The Keck family history tells us about some of Madison’s Civil War experiences. He was involved in the Chickamauga campaign September 18 – 20, 1863. Private Madison Keck was wounded in the leg during the battle. It is believed he found shelter with an African American family who helped nurse him back to health. When he was well enough to walk, he caught up with his unit. Initially, he had been declared AWOL from his unit after the Chickamauga battle. (It was not uncommon for inexperienced troops to flee when under heavy fire.) After rejoining his battalion, he was restored to service by a presidential proclamation from President Lincoln.

 

While in service, he had been wounded and taken prisoner, being held for seven days without food or water, in an old building with a barbed wire enclosure. Guards would shoot any of the prisoners who crawled under the fence. Fortunately, they were exchanged in a short time for other prisoners. Private Madison Keck served four years in the Civil War.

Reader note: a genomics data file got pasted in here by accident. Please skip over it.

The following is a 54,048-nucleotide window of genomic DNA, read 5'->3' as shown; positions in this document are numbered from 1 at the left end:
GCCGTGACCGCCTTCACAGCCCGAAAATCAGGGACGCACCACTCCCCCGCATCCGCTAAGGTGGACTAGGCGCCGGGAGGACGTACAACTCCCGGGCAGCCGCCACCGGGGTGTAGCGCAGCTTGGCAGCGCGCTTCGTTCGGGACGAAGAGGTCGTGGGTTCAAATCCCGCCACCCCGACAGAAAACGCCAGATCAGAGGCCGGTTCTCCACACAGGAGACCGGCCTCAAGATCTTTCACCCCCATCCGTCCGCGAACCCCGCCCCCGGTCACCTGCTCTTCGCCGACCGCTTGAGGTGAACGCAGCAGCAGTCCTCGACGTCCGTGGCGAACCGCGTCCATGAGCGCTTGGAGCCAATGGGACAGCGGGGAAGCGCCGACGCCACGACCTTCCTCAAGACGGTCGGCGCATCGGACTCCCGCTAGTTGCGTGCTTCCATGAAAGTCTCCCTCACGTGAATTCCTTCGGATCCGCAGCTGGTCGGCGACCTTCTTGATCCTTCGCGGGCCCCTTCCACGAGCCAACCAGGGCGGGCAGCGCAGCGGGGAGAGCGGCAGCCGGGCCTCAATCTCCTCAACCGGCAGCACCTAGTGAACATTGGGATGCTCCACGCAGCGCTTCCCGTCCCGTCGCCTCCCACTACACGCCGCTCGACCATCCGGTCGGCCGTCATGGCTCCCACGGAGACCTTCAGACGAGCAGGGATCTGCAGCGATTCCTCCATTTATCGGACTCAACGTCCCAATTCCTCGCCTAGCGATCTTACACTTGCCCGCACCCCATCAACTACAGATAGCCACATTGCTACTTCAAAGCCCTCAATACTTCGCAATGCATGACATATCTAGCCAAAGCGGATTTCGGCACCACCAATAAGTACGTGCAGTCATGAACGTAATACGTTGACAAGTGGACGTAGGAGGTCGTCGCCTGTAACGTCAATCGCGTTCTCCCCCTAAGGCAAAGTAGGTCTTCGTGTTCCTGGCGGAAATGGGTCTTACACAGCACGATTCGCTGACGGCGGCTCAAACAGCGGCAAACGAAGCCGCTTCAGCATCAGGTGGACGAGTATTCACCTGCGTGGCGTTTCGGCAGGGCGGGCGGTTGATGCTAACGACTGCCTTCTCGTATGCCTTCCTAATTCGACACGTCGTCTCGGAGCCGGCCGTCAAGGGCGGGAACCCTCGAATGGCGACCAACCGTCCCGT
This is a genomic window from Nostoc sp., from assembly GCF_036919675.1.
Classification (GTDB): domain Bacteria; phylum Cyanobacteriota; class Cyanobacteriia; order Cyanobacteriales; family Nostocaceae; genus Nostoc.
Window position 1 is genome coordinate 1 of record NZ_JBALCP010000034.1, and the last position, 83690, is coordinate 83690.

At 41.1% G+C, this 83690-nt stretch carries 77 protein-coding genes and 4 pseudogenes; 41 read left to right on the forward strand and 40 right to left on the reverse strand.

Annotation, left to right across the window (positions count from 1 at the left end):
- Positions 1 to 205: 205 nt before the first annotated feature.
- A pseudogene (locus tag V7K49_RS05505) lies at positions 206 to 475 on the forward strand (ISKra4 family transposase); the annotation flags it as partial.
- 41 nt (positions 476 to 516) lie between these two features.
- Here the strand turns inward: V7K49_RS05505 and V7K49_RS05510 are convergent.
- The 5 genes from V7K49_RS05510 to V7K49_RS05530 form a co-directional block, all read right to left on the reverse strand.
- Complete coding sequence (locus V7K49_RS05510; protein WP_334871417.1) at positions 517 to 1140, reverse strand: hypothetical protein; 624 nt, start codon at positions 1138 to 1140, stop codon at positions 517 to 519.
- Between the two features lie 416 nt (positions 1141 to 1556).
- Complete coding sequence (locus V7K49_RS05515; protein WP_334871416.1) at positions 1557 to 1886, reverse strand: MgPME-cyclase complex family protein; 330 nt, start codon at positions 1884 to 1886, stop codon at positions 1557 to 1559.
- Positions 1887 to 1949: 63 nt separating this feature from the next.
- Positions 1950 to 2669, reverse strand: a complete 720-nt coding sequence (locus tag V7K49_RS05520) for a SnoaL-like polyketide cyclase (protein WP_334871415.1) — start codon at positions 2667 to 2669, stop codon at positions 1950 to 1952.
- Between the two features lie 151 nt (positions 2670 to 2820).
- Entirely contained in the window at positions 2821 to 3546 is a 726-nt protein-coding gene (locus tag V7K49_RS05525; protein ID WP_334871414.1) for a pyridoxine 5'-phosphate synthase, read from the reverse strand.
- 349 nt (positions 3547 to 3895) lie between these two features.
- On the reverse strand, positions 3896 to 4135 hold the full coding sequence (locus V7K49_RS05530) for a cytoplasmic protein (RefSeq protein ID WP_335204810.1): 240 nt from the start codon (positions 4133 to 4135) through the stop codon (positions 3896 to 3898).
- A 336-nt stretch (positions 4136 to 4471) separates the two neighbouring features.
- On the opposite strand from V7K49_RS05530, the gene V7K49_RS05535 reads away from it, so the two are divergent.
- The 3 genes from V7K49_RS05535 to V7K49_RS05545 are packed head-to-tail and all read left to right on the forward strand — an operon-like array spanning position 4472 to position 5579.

After being discharged from the army, he married Deborah Steele Oct. 26, 1865. To this union ten children were born, seven sons and three daughters. In 1890 the family migrated from Kentucky to Indiana, settling in Putnam County in the New Maysville community and living in a log cabin on Ground Squirrel Road (now CR 1050 N near 675 E) about a mile and a half north of New Maysville where he lived the rest of his life.  The Keck family log cabin burned down in 2007 or 2008. 

 

A few miles west of New Maysville in southwestern Jackson Township sits an historic stone house. The house was believed to have been built in 1831 by William and Alexander Hillis from limestone quarried from the farm. Noted Putnam County artist Elisha Cowgill made a painting of this home in the early 1900’s, titling it as “Unknown Home.” This painting is currently hanging in the Putnam County Museum.